[vc_row][vc_column width=”1/1″][vc_column_text]External interrupt is an important mechanism to handle external event by pcDuino. pcDuino provides two external interrupt pins (pins 2 and 3). If you need to use more than two external interrupt pins, in this post, we are looking at how to make the external interrupt drive.
[/vc_column_text][/vc_column][/vc_row][vc_row][vc_column width=”1/1″][vc_tour][vc_tab title=”What is interrupt” tab_id=”1388480554-1-12″][vc_column_text]Compared to the speed of CPU or even of memory, I/O devices are considered extremely slow. Printers, keyboards, mice are all very slow devices. They take a long time to respond, and furthermore, they only require occasional handling by the CPU. Even though you may feel you’re using the keyboard or mouse all the time, the CPU runs so much faster than you can, that it’s practically as if you’re not using it at all.
One way for a CPU to communicate with an I/O device is through polling. That’s discussed in a different set of class notes .
However, if the device is slow, and rarely requires servicing, external interrupts are usually a better way to go.
This way of handling I/O devices usually called interrupt driven I/O.
A CPU usually has at least one input pin devoted to interrupts. Whenever a device wants the CPU to pay attention, it sends a a signal to this pin.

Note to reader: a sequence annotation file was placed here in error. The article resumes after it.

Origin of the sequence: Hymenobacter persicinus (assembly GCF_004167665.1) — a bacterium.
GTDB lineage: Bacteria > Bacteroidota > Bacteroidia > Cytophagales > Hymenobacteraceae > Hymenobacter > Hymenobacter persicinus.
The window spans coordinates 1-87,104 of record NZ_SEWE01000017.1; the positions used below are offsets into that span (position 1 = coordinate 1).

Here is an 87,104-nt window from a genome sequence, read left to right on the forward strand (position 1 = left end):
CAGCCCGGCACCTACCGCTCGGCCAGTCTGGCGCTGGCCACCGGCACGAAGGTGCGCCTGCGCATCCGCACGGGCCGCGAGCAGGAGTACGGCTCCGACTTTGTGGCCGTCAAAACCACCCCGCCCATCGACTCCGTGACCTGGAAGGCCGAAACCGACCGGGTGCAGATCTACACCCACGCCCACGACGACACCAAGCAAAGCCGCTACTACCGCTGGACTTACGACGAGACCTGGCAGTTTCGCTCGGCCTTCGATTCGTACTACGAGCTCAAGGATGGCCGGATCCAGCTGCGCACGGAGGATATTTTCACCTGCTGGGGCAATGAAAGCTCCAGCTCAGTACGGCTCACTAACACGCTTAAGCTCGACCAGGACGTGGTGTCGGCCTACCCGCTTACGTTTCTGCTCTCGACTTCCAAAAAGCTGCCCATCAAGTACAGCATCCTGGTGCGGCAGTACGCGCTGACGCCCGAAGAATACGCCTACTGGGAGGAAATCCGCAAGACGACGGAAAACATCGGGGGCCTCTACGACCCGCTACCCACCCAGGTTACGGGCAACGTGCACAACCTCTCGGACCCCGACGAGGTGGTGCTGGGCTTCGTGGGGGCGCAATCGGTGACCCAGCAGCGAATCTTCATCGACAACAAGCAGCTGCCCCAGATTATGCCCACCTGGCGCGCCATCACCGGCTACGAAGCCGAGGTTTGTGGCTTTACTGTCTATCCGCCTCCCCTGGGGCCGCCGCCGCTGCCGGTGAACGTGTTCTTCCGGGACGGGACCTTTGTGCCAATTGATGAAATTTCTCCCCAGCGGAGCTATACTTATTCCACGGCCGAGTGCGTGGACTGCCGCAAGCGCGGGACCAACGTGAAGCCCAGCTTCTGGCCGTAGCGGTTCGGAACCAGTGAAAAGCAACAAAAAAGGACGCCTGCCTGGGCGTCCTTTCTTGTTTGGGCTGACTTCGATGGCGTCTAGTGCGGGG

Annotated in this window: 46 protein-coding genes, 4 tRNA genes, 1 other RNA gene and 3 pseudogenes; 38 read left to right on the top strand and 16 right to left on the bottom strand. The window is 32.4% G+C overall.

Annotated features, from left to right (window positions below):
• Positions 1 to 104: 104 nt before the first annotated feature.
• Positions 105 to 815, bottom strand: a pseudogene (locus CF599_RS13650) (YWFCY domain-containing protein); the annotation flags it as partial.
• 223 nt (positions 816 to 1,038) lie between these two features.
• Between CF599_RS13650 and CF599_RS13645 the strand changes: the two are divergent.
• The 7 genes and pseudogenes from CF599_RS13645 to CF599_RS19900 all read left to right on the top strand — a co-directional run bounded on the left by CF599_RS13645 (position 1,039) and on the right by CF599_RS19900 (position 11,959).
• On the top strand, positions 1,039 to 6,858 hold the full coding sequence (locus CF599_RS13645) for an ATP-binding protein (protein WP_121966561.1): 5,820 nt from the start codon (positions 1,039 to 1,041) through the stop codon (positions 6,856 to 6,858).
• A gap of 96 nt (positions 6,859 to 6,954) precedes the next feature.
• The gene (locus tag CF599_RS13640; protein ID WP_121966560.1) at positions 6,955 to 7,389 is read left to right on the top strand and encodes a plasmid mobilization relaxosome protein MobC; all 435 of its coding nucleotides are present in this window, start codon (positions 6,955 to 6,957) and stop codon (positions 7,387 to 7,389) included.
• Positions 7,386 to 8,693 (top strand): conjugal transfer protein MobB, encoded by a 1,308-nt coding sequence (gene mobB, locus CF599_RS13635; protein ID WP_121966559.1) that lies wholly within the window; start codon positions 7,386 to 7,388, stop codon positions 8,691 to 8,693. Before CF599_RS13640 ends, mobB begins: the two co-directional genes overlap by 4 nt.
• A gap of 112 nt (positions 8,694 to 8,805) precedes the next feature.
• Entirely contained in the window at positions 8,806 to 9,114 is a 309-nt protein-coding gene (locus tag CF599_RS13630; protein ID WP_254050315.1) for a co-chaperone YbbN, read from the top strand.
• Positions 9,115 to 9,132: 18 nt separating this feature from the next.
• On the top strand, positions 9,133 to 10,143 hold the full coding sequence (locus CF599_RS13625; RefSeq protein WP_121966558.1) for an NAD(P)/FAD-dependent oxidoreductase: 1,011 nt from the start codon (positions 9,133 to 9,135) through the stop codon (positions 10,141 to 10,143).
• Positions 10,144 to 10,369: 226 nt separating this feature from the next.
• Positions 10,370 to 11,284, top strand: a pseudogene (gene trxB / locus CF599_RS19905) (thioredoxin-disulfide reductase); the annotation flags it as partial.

The protocol usually runs like this:
I/O device sets the INT pin from 0 to 1.
The CPU completes the current instruction, and then saves the state of the program. For older ISPs, this involved copying registers to the stack. For newer ones ISPs, this usually means switching to a supervisor (operating system) set of registers.
The CPU then determines which kind interrupt has occurred. It can send a signal to the I/O device to ask for an interrupt number.
The I/O device can place the interrupt number on the data bus.
The CPU then runs an interrupt handler (a special function) for that.
Once the interrupt has been handled, the I/O device turns the INT value back to 0, and the CPU resumes running the program that was interrupted.
The detail can be found at: http://www.cs.umd.edu/class/spring2003/cmsc311/Notes/IO/extInt.html[/vc_column_text][/vc_tab][vc_tab title=”A10 External interrupt pins” tab_id=”1388480554-2-9″][vc_column_text]Allwinner A10 has 32 GPIO which support EINT:
- PH0 – PH21 ( correspondence EINT0 – EINT21 )
- PI10 – PI19 ( correspondence EINT22 – EINT31 )
The correspondence between pcDuino’s Arduino hardware and A10:
You can find the correspondence on
Because of the pin’s reuse, GPIO5/GPIO6 are not able to handle external interrupt.[/vc_column_text][/vc_tab][vc_tab title=”External interrupt kernel driver code” tab_id=”1388482403509-2-4″][vc_column_text]
You can download the code here.[/vc_column_text][/vc_tab][vc_tab title=”Compile” tab_id=”1388482544695-3-6″][vc_column_text]Copy the file keypad.c to a folder under kernel, like linux-sunxi/drivers\char,
then modify linux-sunxi/drivers\char\Makefile, add obj-m += keypad.o in it.
Will create file keypad.ko at the some folder when compiling.[/vc_column_text][/vc_tab][vc_tab title=”FAQ” tab_id=”1388482925020-4-9″][vc_column_text]
sb_key_used = 1
key_num = 3
key_pin_0 = port:PH17<6><1><3>
key_code_0 = 158
key_pin_1 = port:PH18<6><1><3>
key_code_1 = 139
key_pin_2 = port:PH19<6><1><3>
key_code_2 = 102